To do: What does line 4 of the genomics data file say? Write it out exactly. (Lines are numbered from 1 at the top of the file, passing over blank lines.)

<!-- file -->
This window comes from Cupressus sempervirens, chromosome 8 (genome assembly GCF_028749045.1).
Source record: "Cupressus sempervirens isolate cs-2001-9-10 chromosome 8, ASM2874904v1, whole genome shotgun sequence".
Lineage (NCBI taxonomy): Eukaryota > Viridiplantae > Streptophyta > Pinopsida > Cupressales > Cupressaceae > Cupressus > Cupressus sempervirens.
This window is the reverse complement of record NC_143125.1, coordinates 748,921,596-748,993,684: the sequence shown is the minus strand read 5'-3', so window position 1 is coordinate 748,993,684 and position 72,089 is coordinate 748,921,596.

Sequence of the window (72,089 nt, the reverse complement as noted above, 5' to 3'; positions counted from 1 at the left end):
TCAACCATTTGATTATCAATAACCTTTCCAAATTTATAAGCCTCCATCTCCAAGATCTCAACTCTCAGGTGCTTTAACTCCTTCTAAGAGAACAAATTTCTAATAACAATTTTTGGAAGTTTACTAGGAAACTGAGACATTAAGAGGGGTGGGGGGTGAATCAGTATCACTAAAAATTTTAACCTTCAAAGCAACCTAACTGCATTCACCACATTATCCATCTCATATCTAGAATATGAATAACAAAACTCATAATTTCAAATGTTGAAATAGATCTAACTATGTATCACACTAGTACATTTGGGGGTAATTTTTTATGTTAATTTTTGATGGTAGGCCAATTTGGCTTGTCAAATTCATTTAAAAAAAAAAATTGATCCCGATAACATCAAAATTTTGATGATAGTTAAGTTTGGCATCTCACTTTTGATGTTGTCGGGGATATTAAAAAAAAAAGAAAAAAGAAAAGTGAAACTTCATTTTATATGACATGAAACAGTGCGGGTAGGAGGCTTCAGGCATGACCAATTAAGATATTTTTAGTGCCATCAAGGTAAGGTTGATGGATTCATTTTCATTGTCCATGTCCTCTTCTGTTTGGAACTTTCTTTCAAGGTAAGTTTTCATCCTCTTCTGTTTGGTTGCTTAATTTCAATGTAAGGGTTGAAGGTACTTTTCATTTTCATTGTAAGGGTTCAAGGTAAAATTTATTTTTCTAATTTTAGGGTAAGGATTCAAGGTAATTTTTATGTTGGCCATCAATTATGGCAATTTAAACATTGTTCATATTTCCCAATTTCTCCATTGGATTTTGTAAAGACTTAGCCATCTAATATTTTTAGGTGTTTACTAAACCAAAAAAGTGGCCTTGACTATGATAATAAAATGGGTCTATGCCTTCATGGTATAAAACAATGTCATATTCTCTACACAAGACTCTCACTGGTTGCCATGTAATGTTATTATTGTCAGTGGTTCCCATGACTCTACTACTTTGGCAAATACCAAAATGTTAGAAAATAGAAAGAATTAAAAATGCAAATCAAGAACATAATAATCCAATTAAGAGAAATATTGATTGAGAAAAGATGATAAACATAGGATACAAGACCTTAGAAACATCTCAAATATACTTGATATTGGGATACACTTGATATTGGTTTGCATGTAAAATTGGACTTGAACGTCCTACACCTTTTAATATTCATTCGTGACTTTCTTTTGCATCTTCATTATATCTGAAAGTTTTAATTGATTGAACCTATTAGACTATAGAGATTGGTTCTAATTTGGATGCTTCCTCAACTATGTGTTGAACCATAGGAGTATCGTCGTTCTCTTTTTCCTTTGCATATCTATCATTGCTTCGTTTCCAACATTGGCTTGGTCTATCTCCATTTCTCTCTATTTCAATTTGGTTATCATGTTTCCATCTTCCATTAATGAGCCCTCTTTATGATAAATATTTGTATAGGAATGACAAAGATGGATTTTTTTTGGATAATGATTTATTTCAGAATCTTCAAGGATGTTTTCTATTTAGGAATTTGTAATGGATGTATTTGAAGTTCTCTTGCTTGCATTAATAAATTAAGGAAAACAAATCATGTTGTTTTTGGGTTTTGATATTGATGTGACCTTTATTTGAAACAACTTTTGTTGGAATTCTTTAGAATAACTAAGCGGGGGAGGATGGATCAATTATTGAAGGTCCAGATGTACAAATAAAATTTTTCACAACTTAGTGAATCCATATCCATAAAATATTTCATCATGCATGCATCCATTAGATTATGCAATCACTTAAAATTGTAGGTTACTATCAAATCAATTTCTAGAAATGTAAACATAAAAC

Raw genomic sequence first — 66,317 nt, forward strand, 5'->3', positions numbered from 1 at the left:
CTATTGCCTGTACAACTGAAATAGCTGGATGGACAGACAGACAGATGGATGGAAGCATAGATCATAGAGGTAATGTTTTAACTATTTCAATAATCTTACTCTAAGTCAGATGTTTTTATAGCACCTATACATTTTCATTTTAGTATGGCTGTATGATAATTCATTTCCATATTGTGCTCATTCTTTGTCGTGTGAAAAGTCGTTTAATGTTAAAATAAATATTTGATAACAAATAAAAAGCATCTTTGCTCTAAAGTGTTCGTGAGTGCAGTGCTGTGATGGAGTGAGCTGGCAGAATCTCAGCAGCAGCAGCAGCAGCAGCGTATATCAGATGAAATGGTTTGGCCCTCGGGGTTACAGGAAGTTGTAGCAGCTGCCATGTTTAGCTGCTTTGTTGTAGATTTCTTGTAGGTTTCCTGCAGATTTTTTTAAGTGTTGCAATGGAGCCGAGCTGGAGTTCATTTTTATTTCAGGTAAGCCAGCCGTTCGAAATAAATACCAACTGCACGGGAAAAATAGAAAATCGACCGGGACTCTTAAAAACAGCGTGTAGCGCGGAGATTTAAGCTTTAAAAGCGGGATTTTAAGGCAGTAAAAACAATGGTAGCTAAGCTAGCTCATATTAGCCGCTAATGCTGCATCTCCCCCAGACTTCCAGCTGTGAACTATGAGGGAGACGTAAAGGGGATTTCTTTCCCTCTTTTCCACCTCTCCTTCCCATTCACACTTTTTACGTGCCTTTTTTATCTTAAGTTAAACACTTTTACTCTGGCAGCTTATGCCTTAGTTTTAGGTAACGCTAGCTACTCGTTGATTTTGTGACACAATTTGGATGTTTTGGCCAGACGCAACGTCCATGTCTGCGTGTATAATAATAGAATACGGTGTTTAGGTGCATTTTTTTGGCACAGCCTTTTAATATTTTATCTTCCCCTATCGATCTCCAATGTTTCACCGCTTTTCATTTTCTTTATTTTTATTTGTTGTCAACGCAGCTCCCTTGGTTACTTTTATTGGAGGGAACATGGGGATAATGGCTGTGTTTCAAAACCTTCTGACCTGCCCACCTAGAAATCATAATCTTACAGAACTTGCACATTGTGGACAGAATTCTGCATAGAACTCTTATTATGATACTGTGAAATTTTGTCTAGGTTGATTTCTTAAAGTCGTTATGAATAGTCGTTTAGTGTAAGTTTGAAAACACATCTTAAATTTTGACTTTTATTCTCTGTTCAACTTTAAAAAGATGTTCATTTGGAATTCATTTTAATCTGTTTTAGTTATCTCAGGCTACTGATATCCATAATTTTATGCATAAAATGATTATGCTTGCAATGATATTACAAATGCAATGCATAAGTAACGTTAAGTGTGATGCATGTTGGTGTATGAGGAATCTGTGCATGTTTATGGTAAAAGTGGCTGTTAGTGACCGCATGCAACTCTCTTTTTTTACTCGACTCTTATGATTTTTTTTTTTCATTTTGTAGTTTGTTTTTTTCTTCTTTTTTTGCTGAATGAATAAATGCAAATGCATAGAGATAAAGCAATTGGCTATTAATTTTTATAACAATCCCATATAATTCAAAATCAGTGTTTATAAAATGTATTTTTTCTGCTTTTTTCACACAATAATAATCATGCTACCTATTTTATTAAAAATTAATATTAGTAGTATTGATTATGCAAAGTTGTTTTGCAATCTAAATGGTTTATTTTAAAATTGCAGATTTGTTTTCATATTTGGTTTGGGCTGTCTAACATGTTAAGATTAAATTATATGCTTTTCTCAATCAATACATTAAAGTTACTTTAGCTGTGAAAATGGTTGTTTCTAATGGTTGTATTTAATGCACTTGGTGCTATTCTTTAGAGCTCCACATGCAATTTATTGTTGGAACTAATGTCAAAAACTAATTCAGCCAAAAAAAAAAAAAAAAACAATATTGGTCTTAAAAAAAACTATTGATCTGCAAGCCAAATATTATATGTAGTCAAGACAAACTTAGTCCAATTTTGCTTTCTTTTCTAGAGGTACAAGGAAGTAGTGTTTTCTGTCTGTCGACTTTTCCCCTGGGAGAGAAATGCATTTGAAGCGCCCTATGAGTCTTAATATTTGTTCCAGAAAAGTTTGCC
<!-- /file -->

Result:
This window is the reverse complement of record NC_143125.1, coordinates 748,921,596-748,993,684: the sequence shown is the minus strand read 5'-3', so window position 1 is coordinate 748,993,684 and position 72,089 is coordinate 748,921,596.